Rasti Chinese Art is pleased to present 'The Experience of Looking', a group exhibition of 6 contemporary artists from China and Europe that explores their shared interest and aesthetic sensibility in the Chinese literati tradition. Contemplating on the current fast-paced culture of acceleration, the exhibition aims to bring forward the concept of ‘slow art’ and to encourage visitors to see art slowly, and in time, to cultivate connoisseurship. Supported by the British Council, the exhibition will open from 2 – 10 June 2019 at Hong Kong Arts Centre (2 Harbour Rd, Wan Chai, Hong Kong). Media preview and opening cocktail will be held on 3 June 2019 (Monday).
The exhibition features over 60 works by a high calibre of artists including Daniel Eskenazi, Hao Shiming, The Master of the Water, Pine and Stone Retreat, Shao Wenhuan, Wang Mansheng and Zhao Meng. Working across mediums from ink painting, sculpture, to contemporary photography and mixed media, the artists are all grounded in the Chinese literati tradition while furthering the practice through revolutionary approaches and creative concepts.
Upon entering the exhibition on the 5th floor, visitors will be greeted by works of The Master of the Water, Pine and Stone Retreat, Wang Mansheng and Zhao Meng. Following the methodology of classic Chinese works, paintings of scholar’s objects and landscapes by The Master of the Water, Pine and Stone Retreat link his observations about Daoist mysticism and nature imagery with meticulous English inscriptions which have the gesture of Chinese calligraphic brushwork. Using unconventional colours like vermillion red and malachite green to depict rocks, the works highlight the concept of alchemy and the transformative power of fundamental elements. A smaller room on the 5th floor will be dedicated to his intimate pencil drawings.
Similarly, the works of Wang Mansheng explore the relationship between figurative paintings and the pictographic aspect of Chinese characters. At first glance, the shapes, whorls and twisting forms seem to be a mere portrayal of ancient tree branches and vines. On closer inspection, Chinese characters surface. Rendered in an abstract manner, they are reminiscent of the cursive or ‘grass’ style of Chinese calligraphy, revealing their spirituality through the textures and thickness of dry brushwork.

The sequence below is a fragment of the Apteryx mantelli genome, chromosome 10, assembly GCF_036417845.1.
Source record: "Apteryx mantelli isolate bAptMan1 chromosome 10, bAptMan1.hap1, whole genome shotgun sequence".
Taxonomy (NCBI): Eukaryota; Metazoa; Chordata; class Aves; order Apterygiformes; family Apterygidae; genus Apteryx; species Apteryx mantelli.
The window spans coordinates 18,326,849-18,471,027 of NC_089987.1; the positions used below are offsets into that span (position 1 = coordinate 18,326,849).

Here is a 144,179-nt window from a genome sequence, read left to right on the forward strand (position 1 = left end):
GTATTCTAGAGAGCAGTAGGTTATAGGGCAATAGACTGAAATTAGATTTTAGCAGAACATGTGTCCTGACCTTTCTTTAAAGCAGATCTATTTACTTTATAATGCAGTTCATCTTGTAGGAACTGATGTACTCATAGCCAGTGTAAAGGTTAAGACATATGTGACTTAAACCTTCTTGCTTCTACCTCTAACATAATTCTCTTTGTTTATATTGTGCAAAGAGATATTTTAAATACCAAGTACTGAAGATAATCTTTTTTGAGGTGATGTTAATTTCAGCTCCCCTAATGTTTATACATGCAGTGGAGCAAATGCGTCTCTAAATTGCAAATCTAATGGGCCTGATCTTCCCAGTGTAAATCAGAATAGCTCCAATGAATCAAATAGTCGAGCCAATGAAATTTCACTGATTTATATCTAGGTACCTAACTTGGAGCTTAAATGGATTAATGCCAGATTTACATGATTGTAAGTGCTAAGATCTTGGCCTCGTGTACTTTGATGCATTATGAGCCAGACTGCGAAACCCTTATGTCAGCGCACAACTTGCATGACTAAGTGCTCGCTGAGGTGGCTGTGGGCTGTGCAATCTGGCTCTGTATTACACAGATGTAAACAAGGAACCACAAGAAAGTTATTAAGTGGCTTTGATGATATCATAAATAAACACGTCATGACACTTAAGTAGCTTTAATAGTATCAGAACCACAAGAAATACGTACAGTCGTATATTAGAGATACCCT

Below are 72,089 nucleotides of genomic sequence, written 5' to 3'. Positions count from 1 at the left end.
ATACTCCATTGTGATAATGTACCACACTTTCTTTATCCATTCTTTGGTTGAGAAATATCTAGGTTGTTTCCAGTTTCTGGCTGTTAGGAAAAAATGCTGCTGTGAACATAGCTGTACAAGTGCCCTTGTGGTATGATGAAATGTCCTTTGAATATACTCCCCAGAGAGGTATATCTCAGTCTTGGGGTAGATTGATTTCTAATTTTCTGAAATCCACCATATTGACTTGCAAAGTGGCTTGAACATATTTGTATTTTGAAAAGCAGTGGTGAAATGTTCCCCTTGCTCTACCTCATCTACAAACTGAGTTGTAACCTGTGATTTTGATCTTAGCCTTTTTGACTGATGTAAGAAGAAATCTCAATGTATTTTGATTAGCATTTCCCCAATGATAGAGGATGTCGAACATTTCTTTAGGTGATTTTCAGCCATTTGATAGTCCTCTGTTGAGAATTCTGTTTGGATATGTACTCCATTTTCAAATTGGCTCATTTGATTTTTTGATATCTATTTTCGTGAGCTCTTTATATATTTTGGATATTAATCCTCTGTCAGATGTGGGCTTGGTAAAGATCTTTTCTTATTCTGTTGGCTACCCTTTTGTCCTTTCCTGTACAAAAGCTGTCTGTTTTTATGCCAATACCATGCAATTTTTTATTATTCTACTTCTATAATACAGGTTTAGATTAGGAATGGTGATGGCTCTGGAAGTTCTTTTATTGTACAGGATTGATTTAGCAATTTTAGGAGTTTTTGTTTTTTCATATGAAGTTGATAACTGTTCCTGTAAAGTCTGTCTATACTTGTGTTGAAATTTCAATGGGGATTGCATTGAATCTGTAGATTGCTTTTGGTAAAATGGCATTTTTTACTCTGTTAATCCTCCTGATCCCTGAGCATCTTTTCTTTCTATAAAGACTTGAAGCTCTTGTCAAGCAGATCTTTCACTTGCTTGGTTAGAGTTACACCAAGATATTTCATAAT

Accenting the space will be Zhao Meng’s unglazed ceramic rocks. The artist had completed a residency at the Harvard Ceramics Program in 2005 and is recognised internationally for his experimental methods. Every work he makes pushes the boundaries of the ceramic medium. His reimagined scholar’s rocks investigate the balance between nature and the human force, form and structure, surface and texture. The sculptures are arresting and thought-provoking, inviting visitors to meditate and imagine.
Another highlight of the show, Daniel Eskenazi’s new series, Synoptikos, will be unveiled on the 4th floor mezzanine. Exposed to the best of artistic and intellectual achievements of Asian art from a young age, Daniel Eskenazi’s sophisticated sensibility draws inspirations from Chinese historical, cultural and philosophical references. For Synoptikos, he examined roots and rocks – classic objects from the Chinese scholar’s studio - and by breaking up and recomposing their details, creates a new form to challenge audience perception. The works also circumvent the usual tendency to skim and scan, in an attempt to focus eyes on the essence that resides in all forms of nature.